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that there is a nature or physis in human affairs as much if not more than other affairs, i.e., something that is just so - though Socrates for the most part confuses the issue by taking his “nature” as something behind or beyond experience, his being as something as beyond becoming instead of something in becoming. The Sophists then are right in holding that if we are to speak of anything at all it must be something that appears to us but wrong in taking appearance or relativity to us as the character of what does appear - taking it to exist in so far as it is ours. Now coming to the dialogue in which Socratism and Sophistry are confronted on the theory of knowledge we find the position taken up that knowledge is perception or sensations - that it is aesthesis - which really means something immediate or a faculty that presents us with immediate objects, a sort of usage borne out in the Kantian expression transcendental aesthetic for those conditions of our knowledge which he thinks to be immediate or intuitional and also in the use of the term “aesthetics” for what was thought to be immediate feeling as contrasted with discursive thought. The general distinction of Logic, Ethics and Aesthetics corresponding in theories of this kind to the distinction of the faculties of reason, will and feeling - first definitely separated in the Kantian theory (Cognition, Conation, Feeling). Now Socrates identifies the doctrine (hypothesis) that knowledge is sensation with the doctrine of Protagoras that “man is the measure of all things”, that “I perceive this” is the same as “this appears to me” and that again as “this is so to me” or “this is to me” and similarly what you perceive is to you and the meaning of being and knowledge alike is being to a person or to a mind. Now it is to be noticed in connection with this identification (of being perceived with relative existence) that it depends on the insistence of Socrates in treating knowledge as meaning certainty - that he assumes that to ask what is knowledge is to ask what is there of which there can be no doubt and one answer (cf., Theaetetus) is the immediate data of experience - what is given or impressed on our minds and the realist (empiricist) criticism of this is that there is nothing immediate - nothing immediate in this sense “impressed on our minds”. The least we can know - the least we can say we perceive or sense is a proposition or complex situation and that is bound up with the formal possibility of contradiction, with the denial that anything is certain in itself. But Socrates never even considers the possibility of holding that there is no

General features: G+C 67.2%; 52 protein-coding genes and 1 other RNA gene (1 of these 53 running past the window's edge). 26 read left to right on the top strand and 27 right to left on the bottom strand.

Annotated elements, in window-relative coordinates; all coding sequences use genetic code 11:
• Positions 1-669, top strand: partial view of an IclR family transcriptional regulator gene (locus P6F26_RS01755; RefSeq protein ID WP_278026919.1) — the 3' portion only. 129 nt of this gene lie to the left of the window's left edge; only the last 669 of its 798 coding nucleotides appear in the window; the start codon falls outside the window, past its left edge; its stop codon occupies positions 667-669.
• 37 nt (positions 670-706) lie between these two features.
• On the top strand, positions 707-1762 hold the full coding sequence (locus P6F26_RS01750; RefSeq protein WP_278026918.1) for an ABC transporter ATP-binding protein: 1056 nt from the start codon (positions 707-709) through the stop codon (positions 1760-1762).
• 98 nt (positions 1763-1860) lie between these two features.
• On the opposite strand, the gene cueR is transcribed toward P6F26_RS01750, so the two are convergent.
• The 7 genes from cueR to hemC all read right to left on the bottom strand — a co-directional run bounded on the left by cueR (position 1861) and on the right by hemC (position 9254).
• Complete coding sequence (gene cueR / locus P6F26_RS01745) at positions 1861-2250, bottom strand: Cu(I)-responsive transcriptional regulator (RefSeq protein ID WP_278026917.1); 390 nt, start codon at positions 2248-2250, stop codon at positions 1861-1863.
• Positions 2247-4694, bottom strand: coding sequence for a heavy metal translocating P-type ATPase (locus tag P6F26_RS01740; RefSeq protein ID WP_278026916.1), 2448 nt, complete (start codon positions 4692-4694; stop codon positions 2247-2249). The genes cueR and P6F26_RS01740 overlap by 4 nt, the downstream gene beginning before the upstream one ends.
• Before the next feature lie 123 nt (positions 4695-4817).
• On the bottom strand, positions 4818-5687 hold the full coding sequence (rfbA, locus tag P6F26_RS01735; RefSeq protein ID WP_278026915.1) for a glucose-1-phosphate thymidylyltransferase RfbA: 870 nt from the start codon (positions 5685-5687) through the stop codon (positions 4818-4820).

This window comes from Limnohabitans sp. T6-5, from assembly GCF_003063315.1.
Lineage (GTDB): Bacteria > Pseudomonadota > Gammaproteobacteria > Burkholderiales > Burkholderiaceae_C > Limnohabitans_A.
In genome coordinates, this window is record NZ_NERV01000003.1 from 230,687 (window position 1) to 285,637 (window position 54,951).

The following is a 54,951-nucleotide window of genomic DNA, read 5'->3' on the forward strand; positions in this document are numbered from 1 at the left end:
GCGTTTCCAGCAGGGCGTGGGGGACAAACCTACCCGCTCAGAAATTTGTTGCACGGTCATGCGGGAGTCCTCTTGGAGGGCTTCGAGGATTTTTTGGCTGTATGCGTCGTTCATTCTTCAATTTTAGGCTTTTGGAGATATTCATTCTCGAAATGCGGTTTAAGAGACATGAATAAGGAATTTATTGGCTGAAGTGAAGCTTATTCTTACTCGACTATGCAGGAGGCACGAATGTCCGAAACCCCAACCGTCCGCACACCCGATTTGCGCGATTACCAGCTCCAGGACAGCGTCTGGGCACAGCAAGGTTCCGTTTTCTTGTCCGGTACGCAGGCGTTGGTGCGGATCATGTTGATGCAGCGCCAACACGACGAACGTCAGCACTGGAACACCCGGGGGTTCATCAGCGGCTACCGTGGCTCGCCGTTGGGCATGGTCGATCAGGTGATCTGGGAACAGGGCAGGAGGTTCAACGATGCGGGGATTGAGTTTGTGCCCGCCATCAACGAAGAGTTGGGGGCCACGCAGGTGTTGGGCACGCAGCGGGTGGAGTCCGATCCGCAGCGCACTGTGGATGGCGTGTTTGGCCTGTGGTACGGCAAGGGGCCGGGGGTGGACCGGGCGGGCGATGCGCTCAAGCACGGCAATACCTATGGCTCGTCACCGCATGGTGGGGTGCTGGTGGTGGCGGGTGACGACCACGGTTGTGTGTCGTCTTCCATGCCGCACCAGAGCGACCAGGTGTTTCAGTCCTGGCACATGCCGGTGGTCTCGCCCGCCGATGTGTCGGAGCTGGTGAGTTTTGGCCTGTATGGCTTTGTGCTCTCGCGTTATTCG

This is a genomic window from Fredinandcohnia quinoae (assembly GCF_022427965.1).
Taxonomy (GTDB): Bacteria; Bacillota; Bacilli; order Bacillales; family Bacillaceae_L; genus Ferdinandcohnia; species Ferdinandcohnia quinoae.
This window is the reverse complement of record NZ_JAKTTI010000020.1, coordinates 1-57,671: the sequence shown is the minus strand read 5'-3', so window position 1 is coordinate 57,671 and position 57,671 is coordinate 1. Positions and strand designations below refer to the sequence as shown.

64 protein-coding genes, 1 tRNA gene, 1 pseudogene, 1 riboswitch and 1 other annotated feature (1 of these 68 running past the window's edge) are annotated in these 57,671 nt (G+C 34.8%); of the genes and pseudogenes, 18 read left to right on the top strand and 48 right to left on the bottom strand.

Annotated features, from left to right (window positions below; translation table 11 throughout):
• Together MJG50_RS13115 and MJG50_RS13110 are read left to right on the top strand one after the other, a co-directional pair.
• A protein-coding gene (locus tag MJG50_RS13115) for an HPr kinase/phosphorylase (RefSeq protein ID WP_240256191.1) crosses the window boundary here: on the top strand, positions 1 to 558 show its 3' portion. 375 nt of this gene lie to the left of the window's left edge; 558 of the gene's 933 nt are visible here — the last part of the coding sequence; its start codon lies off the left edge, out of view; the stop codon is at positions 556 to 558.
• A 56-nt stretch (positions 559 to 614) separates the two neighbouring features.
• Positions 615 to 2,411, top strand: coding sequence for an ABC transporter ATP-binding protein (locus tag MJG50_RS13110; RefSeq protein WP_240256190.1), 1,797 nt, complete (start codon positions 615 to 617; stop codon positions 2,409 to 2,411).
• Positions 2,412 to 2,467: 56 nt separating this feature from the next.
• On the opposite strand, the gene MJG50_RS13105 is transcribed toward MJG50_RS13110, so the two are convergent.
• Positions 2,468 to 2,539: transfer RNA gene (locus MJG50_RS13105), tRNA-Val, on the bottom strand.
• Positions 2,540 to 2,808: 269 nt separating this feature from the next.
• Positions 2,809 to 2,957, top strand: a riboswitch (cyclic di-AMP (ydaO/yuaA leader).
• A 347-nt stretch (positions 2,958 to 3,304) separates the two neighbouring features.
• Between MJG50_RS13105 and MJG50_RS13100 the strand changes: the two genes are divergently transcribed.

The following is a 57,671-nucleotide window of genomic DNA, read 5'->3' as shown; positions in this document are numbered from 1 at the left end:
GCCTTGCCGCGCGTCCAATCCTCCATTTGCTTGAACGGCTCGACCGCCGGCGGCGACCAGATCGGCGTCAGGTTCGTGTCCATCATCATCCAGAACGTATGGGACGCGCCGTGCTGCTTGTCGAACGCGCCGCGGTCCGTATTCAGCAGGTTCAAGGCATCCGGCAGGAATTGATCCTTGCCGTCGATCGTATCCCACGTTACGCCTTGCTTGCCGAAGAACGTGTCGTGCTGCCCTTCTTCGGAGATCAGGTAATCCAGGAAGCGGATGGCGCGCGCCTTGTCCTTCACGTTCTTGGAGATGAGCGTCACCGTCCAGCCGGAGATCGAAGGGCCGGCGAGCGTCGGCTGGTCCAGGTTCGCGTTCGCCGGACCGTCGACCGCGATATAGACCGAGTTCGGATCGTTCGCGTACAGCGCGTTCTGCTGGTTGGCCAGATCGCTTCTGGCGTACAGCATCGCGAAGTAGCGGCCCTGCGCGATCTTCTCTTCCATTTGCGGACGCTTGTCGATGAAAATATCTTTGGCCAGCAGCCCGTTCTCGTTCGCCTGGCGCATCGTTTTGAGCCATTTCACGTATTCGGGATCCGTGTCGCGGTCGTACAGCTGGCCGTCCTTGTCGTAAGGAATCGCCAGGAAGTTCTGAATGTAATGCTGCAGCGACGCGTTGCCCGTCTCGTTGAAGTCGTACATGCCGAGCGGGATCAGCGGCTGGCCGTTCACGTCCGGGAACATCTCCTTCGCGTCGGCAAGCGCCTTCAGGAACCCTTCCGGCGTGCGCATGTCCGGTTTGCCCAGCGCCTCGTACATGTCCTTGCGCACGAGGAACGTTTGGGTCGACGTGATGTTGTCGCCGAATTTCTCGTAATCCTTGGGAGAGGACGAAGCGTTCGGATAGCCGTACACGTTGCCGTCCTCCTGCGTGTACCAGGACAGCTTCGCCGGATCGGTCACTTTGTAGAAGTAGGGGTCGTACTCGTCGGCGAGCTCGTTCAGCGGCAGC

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intelligible type of cognition and yet admitting that in sense perception we can sometimes get truth. We can know what is the case and I would argue that the break-down in the dialogue of the two theories of knowledge proposed is due just to this fact that we cannot in any such theory establish a basis of certainty - that we can't in any such way get the sort of thing that Socrates describes as knowledge - the upshot being that there is no such thing - this knowledge can be usefully understood not as being above all possibility of error - as having arrived at the safe and certain but just as not as a matter of fact being mistaken in a given instance. Now Socrates goes on to develop the position of Protagoras, maintaining that while Protagoras openly contended that “what I perceive is to me” he held a secret doctrine which he revealed only to his closest followers that nothing is, that everything becomes or moves (is in motion) and it is in terms of the theory of universal motion that an account of sensation and of the relativity of knowledge is to be given.